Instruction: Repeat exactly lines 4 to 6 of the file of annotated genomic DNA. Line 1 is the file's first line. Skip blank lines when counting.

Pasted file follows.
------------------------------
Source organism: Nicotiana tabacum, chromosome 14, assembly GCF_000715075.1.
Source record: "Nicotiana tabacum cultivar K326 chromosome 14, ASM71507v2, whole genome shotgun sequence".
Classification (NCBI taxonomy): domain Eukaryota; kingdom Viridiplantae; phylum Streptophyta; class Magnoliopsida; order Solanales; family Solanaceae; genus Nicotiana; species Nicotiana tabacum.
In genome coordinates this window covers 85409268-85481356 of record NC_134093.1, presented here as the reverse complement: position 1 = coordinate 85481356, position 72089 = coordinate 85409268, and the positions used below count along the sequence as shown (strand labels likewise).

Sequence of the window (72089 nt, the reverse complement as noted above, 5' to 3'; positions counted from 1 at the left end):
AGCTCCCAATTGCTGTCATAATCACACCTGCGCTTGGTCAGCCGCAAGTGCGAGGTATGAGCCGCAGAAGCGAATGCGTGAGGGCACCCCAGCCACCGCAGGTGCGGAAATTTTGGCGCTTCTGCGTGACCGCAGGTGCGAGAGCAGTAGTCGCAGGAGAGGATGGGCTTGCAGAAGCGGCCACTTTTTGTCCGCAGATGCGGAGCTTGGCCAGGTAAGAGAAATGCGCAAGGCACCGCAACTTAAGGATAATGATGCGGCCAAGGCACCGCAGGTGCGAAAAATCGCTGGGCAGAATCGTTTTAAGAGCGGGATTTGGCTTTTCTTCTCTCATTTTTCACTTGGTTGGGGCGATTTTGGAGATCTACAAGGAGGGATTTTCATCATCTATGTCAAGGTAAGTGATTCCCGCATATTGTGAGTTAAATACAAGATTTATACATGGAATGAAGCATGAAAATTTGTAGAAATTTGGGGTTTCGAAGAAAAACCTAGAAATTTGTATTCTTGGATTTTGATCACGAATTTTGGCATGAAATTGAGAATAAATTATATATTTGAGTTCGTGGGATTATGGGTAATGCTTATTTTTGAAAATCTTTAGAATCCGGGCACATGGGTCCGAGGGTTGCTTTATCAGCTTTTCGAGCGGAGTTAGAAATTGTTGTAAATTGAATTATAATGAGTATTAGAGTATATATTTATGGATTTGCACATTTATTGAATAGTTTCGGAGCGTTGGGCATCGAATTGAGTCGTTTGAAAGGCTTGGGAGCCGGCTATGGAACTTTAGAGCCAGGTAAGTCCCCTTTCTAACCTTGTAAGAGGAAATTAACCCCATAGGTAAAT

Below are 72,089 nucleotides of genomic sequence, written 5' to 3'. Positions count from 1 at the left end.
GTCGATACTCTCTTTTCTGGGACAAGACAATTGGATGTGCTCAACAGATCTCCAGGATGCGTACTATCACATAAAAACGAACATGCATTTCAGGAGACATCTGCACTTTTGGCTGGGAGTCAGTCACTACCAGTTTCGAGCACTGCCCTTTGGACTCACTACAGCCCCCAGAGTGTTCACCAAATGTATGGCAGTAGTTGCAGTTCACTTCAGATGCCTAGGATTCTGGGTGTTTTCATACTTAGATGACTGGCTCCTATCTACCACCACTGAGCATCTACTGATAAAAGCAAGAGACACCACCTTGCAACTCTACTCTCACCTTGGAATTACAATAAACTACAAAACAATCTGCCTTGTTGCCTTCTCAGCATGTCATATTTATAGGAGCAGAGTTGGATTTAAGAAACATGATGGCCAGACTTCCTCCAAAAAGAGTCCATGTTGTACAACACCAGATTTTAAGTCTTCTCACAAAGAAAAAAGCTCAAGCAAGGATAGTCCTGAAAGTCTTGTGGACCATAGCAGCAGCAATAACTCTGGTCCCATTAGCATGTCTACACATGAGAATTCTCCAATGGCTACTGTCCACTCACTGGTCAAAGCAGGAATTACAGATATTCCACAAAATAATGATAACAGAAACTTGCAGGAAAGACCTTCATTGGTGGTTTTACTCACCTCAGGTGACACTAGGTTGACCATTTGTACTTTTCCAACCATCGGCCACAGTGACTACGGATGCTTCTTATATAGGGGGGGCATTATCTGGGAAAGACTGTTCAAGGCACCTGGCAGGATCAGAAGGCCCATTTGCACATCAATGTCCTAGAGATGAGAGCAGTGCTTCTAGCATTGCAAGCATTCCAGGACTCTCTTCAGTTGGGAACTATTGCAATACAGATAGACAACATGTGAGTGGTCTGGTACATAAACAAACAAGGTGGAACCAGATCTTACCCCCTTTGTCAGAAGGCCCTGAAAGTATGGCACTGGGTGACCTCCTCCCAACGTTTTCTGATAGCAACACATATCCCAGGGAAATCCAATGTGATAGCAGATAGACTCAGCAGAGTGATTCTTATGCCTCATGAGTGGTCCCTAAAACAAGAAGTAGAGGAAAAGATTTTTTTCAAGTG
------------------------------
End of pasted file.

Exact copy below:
In genome coordinates this window covers 85409268-85481356 of record NC_134093.1, presented here as the reverse complement: position 1 = coordinate 85481356, position 72089 = coordinate 85409268, and the positions used below count along the sequence as shown (strand labels likewise).

Sequence of the window (72089 nt, the reverse complement as noted above, 5' to 3'; positions counted from 1 at the left end):
AGCTCCCAATTGCTGTCATAATCACACCTGCGCTTGGTCAGCCGCAAGTGCGAGGTATGAGCCGCAGAAGCGAATGCGTGAGGGCACCCCAGCCACCGCAGGTGCGGAAATTTTGGCGCTTCTGCGTGACCGCAGGTGCGAGAGCAGTAGTCGCAGGAGAGGATGGGCTTGCAGAAGCGGCCACTTTTTGTCCGCAGATGCGGAGCTTGGCCAGGTAAGAGAAATGCGCAAGGCACCGCAACTTAAGGATAATGATGCGGCCAAGGCACCGCAGGTGCGAAAAATCGCTGGGCAGAATCGTTTTAAGAGCGGGATTTGGCTTTTCTTCTCTCATTTTTCACTTGGTTGGGGCGATTTTGGAGATCTACAAGGAGGGATTTTCATCATCTATGTCAAGGTAAGTGATTCCCGCATATTGTGAGTTAAATACAAGATTTATACATGGAATGAAGCATGAAAATTTGTAGAAATTTGGGGTTTCGAAGAAAAACCTAGAAATTTGTATTCTTGGATTTTGATCACGAATTTTGGCATGAAATTGAGAATAAATTATATATTTGAGTTCGTGGGATTATGGGTAATGCTTATTTTTGAAAATCTTTAGAATCCGGGCACATGGGTCCGAGGGTTGCTTTATCAGCTTTTCGAGCGGAGTTAGAAATTGTTGTAAATTGAATTATAATGAGTATTAGAGTATATATTTATGGATTTGCACATTTATTGAATAGTTTCGGAGCGTTGGGCATCGAATTGAGTCGTTTGAAAGGCTTGGGAGCCGGCTATGGAACTTTAGAGCCAGGTAAGTCCCCTTTCTAACCTTGTAAGAGGAAATTAACCCCATAGGTAAAT